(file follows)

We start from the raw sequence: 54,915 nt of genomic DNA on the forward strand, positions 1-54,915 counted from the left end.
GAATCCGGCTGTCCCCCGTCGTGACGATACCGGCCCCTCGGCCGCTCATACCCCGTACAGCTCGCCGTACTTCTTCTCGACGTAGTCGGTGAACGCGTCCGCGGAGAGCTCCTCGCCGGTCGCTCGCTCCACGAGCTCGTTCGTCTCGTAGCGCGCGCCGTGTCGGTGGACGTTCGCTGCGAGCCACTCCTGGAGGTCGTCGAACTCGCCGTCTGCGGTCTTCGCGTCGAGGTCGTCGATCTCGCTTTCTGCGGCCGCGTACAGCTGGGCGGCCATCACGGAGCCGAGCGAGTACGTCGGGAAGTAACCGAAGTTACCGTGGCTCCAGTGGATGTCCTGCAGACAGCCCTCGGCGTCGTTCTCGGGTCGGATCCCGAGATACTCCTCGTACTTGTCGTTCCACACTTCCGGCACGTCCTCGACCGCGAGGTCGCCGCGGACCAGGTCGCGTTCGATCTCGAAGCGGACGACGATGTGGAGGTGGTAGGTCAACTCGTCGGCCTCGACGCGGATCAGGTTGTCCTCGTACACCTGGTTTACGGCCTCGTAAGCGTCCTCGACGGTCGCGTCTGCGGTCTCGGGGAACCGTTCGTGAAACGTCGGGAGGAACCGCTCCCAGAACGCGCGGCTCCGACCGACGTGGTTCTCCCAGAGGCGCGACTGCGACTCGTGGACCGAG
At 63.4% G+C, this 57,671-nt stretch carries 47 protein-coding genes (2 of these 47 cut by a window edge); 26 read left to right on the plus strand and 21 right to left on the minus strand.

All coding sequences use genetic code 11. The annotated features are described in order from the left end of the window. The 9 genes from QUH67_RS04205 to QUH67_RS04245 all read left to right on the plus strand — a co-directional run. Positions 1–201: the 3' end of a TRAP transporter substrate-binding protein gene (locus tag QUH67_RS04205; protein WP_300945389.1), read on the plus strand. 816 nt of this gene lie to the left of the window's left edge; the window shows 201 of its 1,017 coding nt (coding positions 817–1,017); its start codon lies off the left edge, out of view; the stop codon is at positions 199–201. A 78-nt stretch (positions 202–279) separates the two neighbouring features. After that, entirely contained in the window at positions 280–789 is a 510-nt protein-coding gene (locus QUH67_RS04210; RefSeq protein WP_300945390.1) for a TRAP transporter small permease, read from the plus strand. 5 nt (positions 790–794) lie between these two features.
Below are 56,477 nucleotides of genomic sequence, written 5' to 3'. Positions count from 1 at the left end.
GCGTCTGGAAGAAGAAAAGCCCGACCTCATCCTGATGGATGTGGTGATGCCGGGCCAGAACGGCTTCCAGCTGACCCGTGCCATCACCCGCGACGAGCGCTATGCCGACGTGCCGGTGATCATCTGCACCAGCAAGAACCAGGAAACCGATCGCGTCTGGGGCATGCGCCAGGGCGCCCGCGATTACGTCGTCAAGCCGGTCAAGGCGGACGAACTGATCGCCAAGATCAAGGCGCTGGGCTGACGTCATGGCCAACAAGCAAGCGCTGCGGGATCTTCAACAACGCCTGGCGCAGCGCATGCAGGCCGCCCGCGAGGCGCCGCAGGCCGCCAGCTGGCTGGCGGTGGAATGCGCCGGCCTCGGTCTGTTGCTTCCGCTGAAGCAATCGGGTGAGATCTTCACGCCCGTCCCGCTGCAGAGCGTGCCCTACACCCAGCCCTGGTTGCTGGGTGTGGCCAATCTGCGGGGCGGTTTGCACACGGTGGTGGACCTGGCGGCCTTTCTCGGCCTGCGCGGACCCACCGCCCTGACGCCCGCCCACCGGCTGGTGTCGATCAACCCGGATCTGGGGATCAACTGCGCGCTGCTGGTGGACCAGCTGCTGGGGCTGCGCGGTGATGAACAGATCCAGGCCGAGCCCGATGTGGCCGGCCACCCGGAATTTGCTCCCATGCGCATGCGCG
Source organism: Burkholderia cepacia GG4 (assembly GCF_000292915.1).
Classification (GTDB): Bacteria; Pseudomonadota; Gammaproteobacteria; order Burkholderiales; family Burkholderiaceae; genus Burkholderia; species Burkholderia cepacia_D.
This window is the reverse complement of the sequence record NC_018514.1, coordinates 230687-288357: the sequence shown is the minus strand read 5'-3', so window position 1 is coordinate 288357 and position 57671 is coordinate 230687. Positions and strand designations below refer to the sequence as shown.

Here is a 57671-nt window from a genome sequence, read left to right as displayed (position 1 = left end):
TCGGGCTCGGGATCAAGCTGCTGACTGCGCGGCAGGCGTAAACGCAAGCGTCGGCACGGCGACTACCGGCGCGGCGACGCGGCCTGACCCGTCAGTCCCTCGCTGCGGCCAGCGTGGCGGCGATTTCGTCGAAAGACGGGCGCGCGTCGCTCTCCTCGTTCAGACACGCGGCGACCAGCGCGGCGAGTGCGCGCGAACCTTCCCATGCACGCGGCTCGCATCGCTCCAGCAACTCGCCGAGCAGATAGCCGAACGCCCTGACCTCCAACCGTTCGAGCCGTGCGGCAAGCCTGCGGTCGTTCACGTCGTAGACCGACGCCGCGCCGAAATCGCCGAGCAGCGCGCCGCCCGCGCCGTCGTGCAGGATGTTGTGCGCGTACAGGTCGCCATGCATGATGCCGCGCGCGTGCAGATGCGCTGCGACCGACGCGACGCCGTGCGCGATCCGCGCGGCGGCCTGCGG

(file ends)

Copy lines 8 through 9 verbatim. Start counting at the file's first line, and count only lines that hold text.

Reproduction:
Classification (GTDB): Bacteria; Pseudomonadota; Gammaproteobacteria; order Burkholderiales; family Burkholderiaceae; genus Burkholderia; species Burkholderia cepacia_D.
This window is the reverse complement of the sequence record NC_018514.1, coordinates 230687-288357: the sequence shown is the minus strand read 5'-3', so window position 1 is coordinate 288357 and position 57671 is coordinate 230687. Positions and strand designations below refer to the sequence as shown.